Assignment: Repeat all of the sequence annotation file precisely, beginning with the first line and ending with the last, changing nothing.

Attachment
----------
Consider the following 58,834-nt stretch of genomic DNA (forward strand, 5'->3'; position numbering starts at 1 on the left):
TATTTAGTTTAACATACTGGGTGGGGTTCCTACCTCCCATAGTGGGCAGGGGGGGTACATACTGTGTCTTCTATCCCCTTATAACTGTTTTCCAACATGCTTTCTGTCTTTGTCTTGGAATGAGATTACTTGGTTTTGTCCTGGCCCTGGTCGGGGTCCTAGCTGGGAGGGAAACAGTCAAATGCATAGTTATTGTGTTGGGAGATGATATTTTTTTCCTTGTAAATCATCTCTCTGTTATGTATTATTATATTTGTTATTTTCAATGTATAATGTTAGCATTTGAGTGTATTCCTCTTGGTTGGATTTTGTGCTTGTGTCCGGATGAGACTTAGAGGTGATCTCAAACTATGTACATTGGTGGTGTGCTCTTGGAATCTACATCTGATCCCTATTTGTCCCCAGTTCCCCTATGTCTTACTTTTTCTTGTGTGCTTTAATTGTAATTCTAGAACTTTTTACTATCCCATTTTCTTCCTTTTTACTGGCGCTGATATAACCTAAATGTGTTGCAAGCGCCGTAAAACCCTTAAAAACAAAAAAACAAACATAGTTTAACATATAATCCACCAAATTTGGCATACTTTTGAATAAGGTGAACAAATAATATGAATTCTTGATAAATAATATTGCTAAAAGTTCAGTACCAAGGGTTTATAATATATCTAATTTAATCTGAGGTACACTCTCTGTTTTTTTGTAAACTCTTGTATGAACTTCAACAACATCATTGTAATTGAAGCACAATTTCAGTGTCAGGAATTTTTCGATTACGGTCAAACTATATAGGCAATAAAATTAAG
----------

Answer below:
Consider the following 58,834-nt stretch of genomic DNA (forward strand, 5'->3'; position numbering starts at 1 on the left):
TATTTAGTTTAACATACTGGGTGGGGTTCCTACCTCCCATAGTGGGCAGGGGGGGTACATACTGTGTCTTCTATCCCCTTATAACTGTTTTCCAACATGCTTTCTGTCTTTGTCTTGGAATGAGATTACTTGGTTTTGTCCTGGCCCTGGTCGGGGTCCTAGCTGGGAGGGAAACAGTCAAATGCATAGTTATTGTGTTGGGAGATGATATTTTTTTCCTTGTAAATCATCTCTCTGTTATGTATTATTATATTTGTTATTTTCAATGTATAATGTTAGCATTTGAGTGTATTCCTCTTGGTTGGATTTTGTGCTTGTGTCCGGATGAGACTTAGAGGTGATCTCAAACTATGTACATTGGTGGTGTGCTCTTGGAATCTACATCTGATCCCTATTTGTCCCCAGTTCCCCTATGTCTTACTTTTTCTTGTGTGCTTTAATTGTAATTCTAGAACTTTTTACTATCCCATTTTCTTCCTTTTTACTGGCGCTGATATAACCTAAATGTGTTGCAAGCGCCGTAAAACCCTTAAAAACAAAAAAACAAACATAGTTTAACATATAATCCACCAAATTTGGCATACTTTTGAATAAGGTGAACAAATAATATGAATTCTTGATAAATAATATTGCTAAAAGTTCAGTACCAAGGGTTTATAATATATCTAATTTAATCTGAGGTACACTCTCTGTTTTTTTGTAAACTCTTGTATGAACTTCAACAACATCATTGTAATTGAAGCACAATTTCAGTGTCAGGAATTTTTCGATTACGGTCAAACTATATAGGCAATAAAATTAAG